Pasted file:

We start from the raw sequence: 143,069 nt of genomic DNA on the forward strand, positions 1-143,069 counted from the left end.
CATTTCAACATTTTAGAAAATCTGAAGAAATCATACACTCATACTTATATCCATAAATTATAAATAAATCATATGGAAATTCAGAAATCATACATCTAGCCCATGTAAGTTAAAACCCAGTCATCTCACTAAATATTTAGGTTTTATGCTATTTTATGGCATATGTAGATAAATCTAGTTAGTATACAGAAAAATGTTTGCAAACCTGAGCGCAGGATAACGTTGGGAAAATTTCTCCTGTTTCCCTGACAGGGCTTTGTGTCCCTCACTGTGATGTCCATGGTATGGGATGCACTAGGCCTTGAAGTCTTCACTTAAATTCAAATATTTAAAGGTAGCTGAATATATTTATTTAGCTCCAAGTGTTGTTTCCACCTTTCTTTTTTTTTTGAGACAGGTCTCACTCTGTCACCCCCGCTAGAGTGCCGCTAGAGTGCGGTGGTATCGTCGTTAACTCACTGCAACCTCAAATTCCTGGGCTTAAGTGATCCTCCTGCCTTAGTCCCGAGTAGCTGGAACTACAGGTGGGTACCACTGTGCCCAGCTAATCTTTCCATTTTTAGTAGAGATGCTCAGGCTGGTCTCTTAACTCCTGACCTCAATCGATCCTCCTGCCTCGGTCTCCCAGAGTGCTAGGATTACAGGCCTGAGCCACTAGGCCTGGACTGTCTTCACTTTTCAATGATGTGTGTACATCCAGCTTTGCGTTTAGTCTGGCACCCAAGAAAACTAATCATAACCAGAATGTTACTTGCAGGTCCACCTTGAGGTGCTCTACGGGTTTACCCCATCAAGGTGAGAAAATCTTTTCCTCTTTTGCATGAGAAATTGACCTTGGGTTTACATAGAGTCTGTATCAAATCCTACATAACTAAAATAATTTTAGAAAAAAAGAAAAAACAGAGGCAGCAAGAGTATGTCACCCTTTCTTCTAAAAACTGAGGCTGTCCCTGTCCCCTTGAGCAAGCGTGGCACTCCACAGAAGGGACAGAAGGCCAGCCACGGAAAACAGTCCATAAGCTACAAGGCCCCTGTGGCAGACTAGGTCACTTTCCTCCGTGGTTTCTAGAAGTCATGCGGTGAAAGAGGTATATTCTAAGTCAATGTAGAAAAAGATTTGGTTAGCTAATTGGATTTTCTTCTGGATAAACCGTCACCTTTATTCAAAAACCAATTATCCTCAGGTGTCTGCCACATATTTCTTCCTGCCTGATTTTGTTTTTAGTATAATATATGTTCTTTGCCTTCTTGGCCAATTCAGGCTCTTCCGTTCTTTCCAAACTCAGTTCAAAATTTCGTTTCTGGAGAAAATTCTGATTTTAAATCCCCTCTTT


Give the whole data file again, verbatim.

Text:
We start from the raw sequence: 143,069 nt of genomic DNA on the forward strand, positions 1-143,069 counted from the left end.
CATTTCAACATTTTAGAAAATCTGAAGAAATCATACACTCATACTTATATCCATAAATTATAAATAAATCATATGGAAATTCAGAAATCATACATCTAGCCCATGTAAGTTAAAACCCAGTCATCTCACTAAATATTTAGGTTTTATGCTATTTTATGGCATATGTAGATAAATCTAGTTAGTATACAGAAAAATGTTTGCAAACCTGAGCGCAGGATAACGTTGGGAAAATTTCTCCTGTTTCCCTGACAGGGCTTTGTGTCCCTCACTGTGATGTCCATGGTATGGGATGCACTAGGCCTTGAAGTCTTCACTTAAATTCAAATATTTAAAGGTAGCTGAATATATTTATTTAGCTCCAAGTGTTGTTTCCACCTTTCTTTTTTTTTTGAGACAGGTCTCACTCTGTCACCCCCGCTAGAGTGCCGCTAGAGTGCGGTGGTATCGTCGTTAACTCACTGCAACCTCAAATTCCTGGGCTTAAGTGATCCTCCTGCCTTAGTCCCGAGTAGCTGGAACTACAGGTGGGTACCACTGTGCCCAGCTAATCTTTCCATTTTTAGTAGAGATGCTCAGGCTGGTCTCTTAACTCCTGACCTCAATCGATCCTCCTGCCTCGGTCTCCCAGAGTGCTAGGATTACAGGCCTGAGCCACTAGGCCTGGACTGTCTTCACTTTTCAATGATGTGTGTACATCCAGCTTTGCGTTTAGTCTGGCACCCAAGAAAACTAATCATAACCAGAATGTTACTTGCAGGTCCACCTTGAGGTGCTCTACGGGTTTACCCCATCAAGGTGAGAAAATCTTTTCCTCTTTTGCATGAGAAATTGACCTTGGGTTTACATAGAGTCTGTATCAAATCCTACATAACTAAAATAATTTTAGAAAAAAAGAAAAAACAGAGGCAGCAAGAGTATGTCACCCTTTCTTCTAAAAACTGAGGCTGTCCCTGTCCCCTTGAGCAAGCGTGGCACTCCACAGAAGGGACAGAAGGCCAGCCACGGAAAACAGTCCATAAGCTACAAGGCCCCTGTGGCAGACTAGGTCACTTTCCTCCGTGGTTTCTAGAAGTCATGCGGTGAAAGAGGTATATTCTAAGTCAATGTAGAAAAAGATTTGGTTAGCTAATTGGATTTTCTTCTGGATAAACCGTCACCTTTATTCAAAAACCAATTATCCTCAGGTGTCTGCCACATATTTCTTCCTGCCTGATTTTGTTTTTAGTATAATATATGTTCTTTGCCTTCTTGGCCAATTCAGGCTCTTCCGTTCTTTCCAAACTCAGTTCAAAATTTCGTTTCTGGAGAAAATTCTGATTTTAAATCCCCTCTTT